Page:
2. Thanks to this related answer for bringing this page in the flight manual to our attention.

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  • $\begingroup$ @RTO-- good point; my footnote was addressing the airplane situation. I don't have much knowledge about helicopters. Will edit to clarify. $\endgroup$ Aug 22, 2023 at 15:49
  • $\begingroup$ Thanks quite flyer $\endgroup$ Aug 27, 2023 at 5:19
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The Mi-17 flight manual shows those limitations on pages 2-4 and 2-5, but under different circumstances.

The normal bank angle limitations have weight and altitude limitations.

The statement of allowed bank angle in accelerated turns states turns up to 45 degrees are allowed in accelerated turns at up to 1000 meters altitude, airspeeds between 120 and 250 km/h and "normal or subnormal gross weight".

Essentially, the flight manual is telling you the limits during normal flight ops, but also what the limits are if you need to engage in extreme maneuvers, like getting out of the way of a missile about to come up your rear, for example.

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I would interpret an accelerated turn in contrast to a steady turn.

A steady turn is one that can be conducted without losing energy -- speed and altitude. It is fundamentally a power limit.

Turns can also be limited by stall or structural limitations.

If (at a certain flight condition) you turn at greater than the max steady turn rate (but still within stall and structural limits), you will have to bleed off speed and/or altitude to continue the turn.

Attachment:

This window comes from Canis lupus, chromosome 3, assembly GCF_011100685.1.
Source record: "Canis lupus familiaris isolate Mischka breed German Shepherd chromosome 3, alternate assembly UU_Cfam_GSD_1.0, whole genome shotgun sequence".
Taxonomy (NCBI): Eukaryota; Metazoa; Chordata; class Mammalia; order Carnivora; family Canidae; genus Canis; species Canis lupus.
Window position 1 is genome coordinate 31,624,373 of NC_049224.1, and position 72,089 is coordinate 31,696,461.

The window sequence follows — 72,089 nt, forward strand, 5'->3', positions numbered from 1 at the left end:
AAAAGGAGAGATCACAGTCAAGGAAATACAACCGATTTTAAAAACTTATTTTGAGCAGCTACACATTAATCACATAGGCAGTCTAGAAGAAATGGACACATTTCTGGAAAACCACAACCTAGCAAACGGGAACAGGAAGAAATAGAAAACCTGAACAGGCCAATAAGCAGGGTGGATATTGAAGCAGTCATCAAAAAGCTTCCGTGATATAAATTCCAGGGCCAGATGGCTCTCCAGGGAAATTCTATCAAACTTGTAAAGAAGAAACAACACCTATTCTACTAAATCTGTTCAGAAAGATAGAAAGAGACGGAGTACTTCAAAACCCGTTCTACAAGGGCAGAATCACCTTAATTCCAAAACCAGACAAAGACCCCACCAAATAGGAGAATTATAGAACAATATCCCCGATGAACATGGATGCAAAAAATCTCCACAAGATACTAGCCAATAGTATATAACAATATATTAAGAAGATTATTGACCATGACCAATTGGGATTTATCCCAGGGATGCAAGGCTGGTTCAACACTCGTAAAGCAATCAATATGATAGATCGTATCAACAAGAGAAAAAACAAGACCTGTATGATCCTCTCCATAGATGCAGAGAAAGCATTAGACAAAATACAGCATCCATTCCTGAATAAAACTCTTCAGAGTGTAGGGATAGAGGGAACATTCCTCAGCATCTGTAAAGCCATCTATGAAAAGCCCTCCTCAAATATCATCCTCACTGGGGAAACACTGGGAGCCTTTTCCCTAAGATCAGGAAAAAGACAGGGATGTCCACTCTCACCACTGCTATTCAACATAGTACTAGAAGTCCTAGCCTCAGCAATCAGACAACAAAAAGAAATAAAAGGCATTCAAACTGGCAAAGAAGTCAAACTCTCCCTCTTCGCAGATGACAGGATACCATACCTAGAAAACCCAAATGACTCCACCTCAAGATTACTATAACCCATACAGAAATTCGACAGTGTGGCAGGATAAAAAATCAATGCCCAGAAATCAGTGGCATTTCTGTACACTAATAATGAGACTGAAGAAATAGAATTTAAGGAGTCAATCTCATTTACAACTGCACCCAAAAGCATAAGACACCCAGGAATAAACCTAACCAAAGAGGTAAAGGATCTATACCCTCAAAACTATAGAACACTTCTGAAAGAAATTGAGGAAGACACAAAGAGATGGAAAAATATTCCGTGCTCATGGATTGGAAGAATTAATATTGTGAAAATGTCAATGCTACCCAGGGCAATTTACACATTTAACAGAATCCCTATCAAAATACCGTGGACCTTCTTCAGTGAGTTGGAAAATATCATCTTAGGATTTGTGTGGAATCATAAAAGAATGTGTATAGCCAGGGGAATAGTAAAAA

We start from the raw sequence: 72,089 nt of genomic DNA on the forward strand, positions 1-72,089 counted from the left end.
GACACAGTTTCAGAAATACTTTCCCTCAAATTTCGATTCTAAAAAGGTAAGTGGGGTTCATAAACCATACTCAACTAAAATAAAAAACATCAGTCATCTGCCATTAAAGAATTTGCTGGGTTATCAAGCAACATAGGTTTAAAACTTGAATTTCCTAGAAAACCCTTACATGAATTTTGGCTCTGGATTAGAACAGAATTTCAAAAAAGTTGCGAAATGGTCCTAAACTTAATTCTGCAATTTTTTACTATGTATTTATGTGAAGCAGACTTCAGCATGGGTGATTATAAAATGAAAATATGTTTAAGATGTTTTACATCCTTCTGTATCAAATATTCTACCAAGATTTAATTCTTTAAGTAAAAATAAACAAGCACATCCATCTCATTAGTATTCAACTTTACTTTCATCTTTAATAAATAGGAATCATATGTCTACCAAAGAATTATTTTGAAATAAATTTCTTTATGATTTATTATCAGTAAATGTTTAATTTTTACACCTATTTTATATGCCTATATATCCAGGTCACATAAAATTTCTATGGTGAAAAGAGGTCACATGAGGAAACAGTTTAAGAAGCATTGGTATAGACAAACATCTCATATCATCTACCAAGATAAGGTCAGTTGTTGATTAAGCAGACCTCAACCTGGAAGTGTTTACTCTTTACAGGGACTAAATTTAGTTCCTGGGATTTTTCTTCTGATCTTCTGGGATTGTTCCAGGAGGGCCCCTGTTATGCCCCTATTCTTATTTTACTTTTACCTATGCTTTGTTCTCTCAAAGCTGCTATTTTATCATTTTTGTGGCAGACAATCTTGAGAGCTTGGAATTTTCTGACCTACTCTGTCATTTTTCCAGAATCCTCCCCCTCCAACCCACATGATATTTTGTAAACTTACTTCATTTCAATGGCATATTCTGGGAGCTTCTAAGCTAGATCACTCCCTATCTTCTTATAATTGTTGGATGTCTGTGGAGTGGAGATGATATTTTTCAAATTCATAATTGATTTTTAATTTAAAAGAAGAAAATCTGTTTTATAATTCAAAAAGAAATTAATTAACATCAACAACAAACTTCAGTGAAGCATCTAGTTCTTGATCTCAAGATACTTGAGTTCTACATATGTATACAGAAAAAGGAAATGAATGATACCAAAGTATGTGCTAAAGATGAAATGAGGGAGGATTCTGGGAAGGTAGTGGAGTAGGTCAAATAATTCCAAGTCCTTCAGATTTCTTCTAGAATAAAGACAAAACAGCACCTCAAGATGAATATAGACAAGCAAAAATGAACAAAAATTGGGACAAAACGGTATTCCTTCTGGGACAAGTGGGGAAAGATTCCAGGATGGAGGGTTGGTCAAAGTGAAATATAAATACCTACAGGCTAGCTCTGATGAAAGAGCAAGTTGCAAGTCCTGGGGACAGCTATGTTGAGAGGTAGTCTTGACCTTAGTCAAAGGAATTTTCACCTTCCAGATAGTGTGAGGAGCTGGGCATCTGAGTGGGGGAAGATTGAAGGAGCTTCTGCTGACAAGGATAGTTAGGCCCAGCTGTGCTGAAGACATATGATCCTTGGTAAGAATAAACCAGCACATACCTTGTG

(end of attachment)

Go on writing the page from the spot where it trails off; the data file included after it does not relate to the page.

Of course, the other way to have an accelerated turn (i.e. a turn that is not steady) is to turn at a rate that is less than the steady turn limit (while at full power) -- in that situation, the aircraft would be able to climb or increase speed during a turn. I don't think this is what they're talking about here.

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  • $\begingroup$ In other answers on ASE, I'm pretty sure I have seen the word "stationary turn" used to describe what you are calling a "steady turn". So it seems you are suggesting that what might logically be called a "non-stationary turn", is what the manual is calling a "stationary turn". But-- in relation to the loads that the helicopter structure can tolerate-- why would it really matter whether the aircraft is losing energy or not? $\endgroup$ Aug 22, 2023 at 16:09
  • $\begingroup$ I'm largely using fixed-wing language when I say steady turn and then extend to accelerated turn. The structural limit does not care about whether the aircraft is losing energy. I read all this to mean that the energy maintaining turn limit is 30 degrees, but if you're willing to lose energy, you can structurally go up to 45 deg. $\endgroup$ Aug 22, 2023 at 16:12
  • $\begingroup$ Re your last sentence above-- if that's what the manual intends to convey, I'd say that it's poorly written-- $\endgroup$ Aug 22, 2023 at 16:17